On the boat to the prison in French Guiana, he learns that a man named Louis Dega has money, and Papillon can only think of one thing: escape. Escape means money. He makes a deal to protect Dega – whose diminutive size, poor eye sight and white collar crime job leaves him hard put to defend himself. At first Dega rejects the costly deal telling Papillon that his wife is working hard with their top lawyer to get him out of prison. But when a prisoner lying next to Dega is cut open by a prisoner who believes he has hidden money in his gut, Dega makes the deal. It is one that turns into a heart warming, if unlikely friendship full of self-sacrifice. If Papillon’s goal is to escape, Dega’s is to survive, even when he learns that his wife has married the lawyer and they are living well on his money.
Upon arrival at the prison, the warden in his starched white linen suit tells the new arrivals that they are welcome to escape, but their only choices are starvation or to be eaten by sharks. If anyone kills a guard, he will be immediately executed. He does not mention that the local boatmen and a pimp whose women service the staff are all untrustworthy thieves who will be paid double whatever a prisoner offers. Papillon learns this the hard way. His first attempt at escape, using money that Dega keeps in his anus to buy passage on a boat is in 1933, and is very short lived.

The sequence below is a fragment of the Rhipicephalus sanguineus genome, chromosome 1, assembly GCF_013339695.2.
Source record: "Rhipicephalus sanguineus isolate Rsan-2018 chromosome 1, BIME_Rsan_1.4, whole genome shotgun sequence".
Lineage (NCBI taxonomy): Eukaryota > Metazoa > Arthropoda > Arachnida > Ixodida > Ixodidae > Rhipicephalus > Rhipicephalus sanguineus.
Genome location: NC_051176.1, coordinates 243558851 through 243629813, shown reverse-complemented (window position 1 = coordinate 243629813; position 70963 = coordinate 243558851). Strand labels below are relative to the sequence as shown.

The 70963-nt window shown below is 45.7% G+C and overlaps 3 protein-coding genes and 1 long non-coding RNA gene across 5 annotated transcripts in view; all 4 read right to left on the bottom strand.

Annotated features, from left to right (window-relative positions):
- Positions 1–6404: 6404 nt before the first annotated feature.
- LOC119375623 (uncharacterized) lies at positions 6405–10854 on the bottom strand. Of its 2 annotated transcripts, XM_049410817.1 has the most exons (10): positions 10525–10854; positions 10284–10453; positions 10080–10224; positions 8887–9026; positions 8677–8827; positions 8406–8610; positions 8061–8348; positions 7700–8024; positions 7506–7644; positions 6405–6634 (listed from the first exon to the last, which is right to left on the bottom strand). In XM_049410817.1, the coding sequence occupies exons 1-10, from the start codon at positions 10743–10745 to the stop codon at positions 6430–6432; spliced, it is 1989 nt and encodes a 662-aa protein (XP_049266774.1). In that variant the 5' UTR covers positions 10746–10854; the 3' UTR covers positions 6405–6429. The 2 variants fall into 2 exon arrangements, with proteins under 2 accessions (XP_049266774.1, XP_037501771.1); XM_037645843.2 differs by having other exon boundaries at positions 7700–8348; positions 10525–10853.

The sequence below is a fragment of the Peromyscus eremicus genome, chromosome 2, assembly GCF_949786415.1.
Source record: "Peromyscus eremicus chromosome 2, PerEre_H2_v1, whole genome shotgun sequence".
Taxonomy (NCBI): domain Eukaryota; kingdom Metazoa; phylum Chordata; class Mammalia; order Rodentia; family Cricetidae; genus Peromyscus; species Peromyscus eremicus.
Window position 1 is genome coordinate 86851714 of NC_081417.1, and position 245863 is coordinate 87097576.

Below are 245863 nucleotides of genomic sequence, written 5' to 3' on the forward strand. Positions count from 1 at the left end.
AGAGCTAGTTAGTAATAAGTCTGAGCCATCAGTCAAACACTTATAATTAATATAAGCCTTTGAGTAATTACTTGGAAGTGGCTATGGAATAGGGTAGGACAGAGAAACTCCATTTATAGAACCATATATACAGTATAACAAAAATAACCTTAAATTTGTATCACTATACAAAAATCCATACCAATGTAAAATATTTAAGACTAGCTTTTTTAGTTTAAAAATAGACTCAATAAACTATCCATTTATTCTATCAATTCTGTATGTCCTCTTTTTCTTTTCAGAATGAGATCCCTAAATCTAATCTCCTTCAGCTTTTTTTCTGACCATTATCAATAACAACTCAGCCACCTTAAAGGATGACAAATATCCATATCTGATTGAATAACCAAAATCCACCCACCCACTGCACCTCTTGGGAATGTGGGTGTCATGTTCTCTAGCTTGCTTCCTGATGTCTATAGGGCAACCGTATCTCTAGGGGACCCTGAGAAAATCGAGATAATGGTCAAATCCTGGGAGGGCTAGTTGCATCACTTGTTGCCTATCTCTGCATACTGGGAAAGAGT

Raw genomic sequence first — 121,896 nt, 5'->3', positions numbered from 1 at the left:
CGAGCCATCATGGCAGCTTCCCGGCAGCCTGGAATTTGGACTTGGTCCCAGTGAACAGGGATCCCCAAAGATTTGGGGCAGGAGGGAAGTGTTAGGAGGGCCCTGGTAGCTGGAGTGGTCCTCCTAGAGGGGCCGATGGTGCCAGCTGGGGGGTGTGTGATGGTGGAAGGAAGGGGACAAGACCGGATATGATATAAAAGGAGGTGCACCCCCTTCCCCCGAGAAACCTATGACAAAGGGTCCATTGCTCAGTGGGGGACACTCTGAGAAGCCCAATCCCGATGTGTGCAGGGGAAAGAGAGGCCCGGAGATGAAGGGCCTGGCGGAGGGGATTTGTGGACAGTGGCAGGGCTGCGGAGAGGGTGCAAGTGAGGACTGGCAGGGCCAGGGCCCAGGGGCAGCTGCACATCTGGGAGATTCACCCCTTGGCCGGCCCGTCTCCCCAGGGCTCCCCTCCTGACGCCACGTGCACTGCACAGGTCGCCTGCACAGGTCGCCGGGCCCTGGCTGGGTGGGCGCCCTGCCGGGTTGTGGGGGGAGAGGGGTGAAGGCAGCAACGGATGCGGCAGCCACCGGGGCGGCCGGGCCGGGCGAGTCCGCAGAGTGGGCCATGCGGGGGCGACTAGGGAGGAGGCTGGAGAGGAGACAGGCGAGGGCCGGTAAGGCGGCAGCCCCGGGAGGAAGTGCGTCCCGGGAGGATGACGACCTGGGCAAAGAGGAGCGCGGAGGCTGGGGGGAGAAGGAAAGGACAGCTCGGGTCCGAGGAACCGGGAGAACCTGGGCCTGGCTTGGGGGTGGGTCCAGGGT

The escape is followed by two years of solitary confinement. For part of that period Dega arranges for his friend to receive half a coconut every day, the nutrition of which helps his morale and physical condition. When the warden finds out and Papillon refuses to rat on Dega, he is put on half rations and nearly dies of starvation. But Papillon survives to concoct a far more elaborate escape with Dega and two other inmates that will be punishable by five years of solitary followed by banishment (with Dega) to Devil’s Island.
Although the filmmakers do not shy away from the brutality of survival and the sadism of the wardens, there are no unwatchable torture scenes and there is always hope and a sense of moving on, if only in the relationship between Dega and Papillon.
While only 20 minutes shorter than the original, this Papillon goes by quickly. Noer keeps the pace moving and even if you know the story, you want to know what happens next. The filmmakers always give us something to watch, even if it just how someone survives in such unthinkable conditions. Noer also makes the most of the locations in Malta with atmospheric jungle, river and ocean shots.
There will be no acting nominations, but both leads are credible and Hunnam is always engaging. Noer’s style is conventional and it might not be the most exciting movie of the year, but the final parting of the two friends might bring a tear to your eye, while the depiction of this deplorable chapter in France’s colonial history leaves a strong impression.
You can watch the film trailer here: